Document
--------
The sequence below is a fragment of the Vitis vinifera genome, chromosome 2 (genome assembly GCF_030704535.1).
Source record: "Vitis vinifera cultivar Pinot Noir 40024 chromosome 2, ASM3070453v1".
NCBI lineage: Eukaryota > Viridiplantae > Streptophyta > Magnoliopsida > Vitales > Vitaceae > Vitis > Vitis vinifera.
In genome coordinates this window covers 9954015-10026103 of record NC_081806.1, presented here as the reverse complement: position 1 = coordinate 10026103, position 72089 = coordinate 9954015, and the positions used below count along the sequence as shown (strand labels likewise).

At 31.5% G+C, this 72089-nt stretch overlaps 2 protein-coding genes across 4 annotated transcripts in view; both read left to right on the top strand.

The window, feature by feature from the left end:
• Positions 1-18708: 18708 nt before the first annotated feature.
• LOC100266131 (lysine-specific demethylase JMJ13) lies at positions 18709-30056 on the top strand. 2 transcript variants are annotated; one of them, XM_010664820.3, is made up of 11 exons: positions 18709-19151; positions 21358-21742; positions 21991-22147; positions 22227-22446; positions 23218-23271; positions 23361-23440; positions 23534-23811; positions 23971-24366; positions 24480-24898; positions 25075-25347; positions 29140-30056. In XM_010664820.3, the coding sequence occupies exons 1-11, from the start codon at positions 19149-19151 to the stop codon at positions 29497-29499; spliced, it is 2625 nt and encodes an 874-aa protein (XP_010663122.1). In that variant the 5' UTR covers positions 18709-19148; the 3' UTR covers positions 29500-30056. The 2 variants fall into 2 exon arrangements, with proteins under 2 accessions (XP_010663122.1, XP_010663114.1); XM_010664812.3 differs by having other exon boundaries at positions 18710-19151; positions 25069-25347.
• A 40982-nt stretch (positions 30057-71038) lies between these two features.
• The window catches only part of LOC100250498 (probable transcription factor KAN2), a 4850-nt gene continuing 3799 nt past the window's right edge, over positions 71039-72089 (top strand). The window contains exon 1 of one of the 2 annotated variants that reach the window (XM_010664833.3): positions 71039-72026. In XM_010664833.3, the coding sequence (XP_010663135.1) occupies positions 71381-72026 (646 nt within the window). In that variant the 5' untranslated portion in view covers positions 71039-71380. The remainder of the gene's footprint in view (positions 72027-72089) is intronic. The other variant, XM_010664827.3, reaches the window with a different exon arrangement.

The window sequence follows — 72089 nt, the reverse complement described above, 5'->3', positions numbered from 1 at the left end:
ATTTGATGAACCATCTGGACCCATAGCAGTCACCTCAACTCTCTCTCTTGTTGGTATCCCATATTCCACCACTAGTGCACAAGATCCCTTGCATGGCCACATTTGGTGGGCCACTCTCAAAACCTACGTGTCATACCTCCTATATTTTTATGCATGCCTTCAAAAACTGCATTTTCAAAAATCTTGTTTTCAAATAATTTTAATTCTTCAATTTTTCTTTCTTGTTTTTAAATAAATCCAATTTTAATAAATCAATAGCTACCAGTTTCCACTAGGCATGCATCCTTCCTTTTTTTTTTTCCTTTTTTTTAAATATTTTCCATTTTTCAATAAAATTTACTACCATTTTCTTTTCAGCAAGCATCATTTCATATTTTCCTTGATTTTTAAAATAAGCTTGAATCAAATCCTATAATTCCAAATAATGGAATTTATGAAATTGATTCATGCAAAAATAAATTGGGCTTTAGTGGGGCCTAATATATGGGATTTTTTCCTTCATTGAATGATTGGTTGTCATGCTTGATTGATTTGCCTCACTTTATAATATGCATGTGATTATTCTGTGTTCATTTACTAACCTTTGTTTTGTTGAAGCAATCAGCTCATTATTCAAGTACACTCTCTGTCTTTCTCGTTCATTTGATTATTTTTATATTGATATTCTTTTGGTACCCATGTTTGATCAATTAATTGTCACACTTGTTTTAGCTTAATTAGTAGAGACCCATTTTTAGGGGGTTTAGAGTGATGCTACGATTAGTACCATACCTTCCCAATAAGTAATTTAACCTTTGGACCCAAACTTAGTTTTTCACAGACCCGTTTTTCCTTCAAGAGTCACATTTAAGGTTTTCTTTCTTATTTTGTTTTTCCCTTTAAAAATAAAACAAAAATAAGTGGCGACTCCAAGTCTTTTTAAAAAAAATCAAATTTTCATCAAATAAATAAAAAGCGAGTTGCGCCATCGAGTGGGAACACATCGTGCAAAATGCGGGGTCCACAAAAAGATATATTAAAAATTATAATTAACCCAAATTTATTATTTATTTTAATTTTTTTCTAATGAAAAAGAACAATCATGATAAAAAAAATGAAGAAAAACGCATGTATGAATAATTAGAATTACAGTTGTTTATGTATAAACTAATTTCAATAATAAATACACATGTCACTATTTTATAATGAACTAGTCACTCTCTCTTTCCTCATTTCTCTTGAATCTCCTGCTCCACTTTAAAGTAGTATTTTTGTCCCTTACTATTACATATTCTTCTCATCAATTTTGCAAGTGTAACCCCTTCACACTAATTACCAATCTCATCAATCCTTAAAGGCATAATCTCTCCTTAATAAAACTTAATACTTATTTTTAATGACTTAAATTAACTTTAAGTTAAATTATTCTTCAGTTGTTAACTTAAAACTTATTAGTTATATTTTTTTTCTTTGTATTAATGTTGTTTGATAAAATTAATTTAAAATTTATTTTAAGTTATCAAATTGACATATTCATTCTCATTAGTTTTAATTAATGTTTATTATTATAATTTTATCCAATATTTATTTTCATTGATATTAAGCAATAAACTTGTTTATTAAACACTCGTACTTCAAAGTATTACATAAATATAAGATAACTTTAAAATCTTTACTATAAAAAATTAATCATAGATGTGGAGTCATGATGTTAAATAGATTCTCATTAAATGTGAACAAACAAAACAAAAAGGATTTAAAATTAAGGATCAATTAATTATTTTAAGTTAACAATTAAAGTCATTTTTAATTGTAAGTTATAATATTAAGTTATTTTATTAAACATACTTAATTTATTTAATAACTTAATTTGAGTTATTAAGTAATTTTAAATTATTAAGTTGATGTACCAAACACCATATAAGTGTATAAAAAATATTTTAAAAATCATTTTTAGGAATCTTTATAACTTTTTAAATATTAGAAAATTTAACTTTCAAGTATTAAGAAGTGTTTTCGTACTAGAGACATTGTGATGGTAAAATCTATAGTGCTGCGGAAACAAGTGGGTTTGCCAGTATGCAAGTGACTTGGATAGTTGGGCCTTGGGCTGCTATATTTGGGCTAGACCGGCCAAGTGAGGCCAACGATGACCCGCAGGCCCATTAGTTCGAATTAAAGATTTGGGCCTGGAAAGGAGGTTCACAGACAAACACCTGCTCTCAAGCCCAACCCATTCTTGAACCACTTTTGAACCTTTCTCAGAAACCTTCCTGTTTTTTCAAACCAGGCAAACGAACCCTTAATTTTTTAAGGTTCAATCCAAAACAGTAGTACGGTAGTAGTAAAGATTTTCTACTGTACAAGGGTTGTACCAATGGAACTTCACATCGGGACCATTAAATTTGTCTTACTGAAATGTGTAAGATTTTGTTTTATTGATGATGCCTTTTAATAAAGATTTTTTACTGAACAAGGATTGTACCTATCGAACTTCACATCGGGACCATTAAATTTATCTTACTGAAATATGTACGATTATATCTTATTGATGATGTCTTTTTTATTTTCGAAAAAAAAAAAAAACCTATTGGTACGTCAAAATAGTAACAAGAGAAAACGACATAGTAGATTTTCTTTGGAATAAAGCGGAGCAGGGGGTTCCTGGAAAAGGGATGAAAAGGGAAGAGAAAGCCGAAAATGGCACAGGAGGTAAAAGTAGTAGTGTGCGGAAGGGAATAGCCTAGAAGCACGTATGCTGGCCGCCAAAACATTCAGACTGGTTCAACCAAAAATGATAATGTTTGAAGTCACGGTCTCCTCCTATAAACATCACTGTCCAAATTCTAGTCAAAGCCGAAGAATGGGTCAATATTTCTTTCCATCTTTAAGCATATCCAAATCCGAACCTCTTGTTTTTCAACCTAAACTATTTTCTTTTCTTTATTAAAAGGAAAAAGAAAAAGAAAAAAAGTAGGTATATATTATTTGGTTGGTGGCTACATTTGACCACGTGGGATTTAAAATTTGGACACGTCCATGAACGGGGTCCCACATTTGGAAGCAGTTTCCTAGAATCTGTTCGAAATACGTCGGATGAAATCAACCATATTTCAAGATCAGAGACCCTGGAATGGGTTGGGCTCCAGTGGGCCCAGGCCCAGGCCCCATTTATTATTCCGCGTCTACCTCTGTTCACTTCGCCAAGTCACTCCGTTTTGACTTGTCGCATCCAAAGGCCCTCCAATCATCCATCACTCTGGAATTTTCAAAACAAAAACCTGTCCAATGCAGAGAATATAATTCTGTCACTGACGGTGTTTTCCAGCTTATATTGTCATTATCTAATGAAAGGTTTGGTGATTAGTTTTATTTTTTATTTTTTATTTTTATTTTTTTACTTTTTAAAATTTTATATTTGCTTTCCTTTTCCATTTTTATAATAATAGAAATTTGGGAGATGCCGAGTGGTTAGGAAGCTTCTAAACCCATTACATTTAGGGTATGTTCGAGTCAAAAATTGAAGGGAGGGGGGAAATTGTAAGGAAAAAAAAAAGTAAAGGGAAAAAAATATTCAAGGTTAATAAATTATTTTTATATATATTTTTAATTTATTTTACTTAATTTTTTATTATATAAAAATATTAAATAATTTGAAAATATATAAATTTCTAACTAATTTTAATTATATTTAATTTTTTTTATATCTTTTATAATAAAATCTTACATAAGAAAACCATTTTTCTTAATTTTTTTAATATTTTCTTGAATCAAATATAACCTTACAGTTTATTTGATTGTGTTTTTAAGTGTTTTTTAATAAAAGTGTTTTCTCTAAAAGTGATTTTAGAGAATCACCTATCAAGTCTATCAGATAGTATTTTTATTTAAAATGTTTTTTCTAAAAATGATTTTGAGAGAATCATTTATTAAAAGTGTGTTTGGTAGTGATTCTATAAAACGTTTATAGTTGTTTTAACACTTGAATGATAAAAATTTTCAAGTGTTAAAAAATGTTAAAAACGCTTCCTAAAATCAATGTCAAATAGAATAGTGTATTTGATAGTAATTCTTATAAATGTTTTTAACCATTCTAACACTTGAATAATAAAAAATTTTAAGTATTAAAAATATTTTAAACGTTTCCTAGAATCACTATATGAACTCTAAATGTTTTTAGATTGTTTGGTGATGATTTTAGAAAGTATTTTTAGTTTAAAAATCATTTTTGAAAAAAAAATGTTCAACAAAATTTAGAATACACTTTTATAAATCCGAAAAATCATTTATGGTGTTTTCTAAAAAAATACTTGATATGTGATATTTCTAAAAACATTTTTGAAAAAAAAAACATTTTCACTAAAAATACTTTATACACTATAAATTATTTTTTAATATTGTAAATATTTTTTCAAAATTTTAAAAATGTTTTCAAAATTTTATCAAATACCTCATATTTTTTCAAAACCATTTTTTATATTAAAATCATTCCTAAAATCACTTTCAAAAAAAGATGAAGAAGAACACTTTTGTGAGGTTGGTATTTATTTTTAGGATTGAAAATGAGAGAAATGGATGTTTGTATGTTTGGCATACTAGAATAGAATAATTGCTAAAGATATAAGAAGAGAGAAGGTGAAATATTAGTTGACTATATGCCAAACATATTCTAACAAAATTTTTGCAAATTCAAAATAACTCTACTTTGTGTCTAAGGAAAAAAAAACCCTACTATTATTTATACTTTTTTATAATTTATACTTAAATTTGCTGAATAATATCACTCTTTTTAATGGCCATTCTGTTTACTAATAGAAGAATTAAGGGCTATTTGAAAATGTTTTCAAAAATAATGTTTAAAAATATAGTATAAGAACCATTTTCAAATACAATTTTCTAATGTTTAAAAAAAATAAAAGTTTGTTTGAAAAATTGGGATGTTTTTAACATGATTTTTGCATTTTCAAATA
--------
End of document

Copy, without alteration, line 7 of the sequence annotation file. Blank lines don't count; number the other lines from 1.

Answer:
• Positions 1-18708: 18708 nt before the first annotated feature.